This morning we went to our local butcher to buy some meat for a stew I have to make later (dreading this as I hate cooking). My little lady lit up when she saw the butcher and immediately said ‘hiya’ before tucking her face into my neck and pretending to be completely uninterested in his response. This is all part of her charm. She will put on a shy act and then before you know it is chatting merrily away while grinning her toothy grin.
This is quite often her behaviour around men. Interestingly enough she is not as bothered by women; it depends on her form or the time of day or something random like that. Men, however, are nearly always greeted with a smile. I can’t quite fathom why this is but it has been the case since she was a baby. I shouldn’t be surprised considering ‘man’ became a favourite word long before ‘hello’ or even the current flavour of the week ‘no’.
I often makes jokes to my husband that he will have to be careful when she becomes a teenager and keep an eye on who she is hanging out with. But, all joking aside, I do wonder where this male preference comes from. Am I to blame? Do I unconsciously give out flirty vibes to men we pass on the street? Admittedly in my pre-child (and pre-marriage) days I was a little bit flirty and to this day don’t consider it advisable to have male friends. This has never worked well for me and I think male/female friendships only work if there is not even a hint of a spark between you. I’ve seen friendships cross the gender barrier and it looks lovely but it’s never worked that way for me.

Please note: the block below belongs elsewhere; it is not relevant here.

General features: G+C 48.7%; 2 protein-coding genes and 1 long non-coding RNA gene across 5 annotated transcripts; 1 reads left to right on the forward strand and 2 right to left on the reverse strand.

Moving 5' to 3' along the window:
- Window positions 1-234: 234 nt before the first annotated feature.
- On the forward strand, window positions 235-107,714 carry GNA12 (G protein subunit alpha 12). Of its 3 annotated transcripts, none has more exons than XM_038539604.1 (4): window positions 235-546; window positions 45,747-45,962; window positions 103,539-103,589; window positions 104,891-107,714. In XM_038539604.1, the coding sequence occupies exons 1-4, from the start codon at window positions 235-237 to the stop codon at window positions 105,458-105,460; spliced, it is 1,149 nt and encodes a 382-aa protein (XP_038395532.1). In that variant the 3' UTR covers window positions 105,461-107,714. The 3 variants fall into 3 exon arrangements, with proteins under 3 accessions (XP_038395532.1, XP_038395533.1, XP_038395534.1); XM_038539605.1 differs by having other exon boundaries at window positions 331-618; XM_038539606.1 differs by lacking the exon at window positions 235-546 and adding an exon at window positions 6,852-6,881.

I do hope my daughter is able to be friends with both men and women regardless of who she is interested in romantically; life is more interesting when it’s varied a bit. I think perhaps single sex schools may have contributed to my inability to form friendships with men (beyond my husband). Men still have this air of mystery about them as I never saw them up close during their gawky, growing up years. I never watched them stammer their way through Romeo & Juilet or heard their voices change from squeaky to manly. So to me boys and later men had a romantic air completely untainted by reality. This may not have been for the best considering I grew up reading Sweet Valley High books where Todd and his ilk were mini-gentlemen; unfailingly polite at all times. Real adolescent boys would, no doubt, have shocked me!
I am now considering which school to send my little cupcake to. Considering her flirty behaviour I was intending to steer clear of mixed schools but now I wonder should I not just deflate the mystery now and let her in on the secret; men are just as mixed-up and nutty as us; there’s really no mystery there.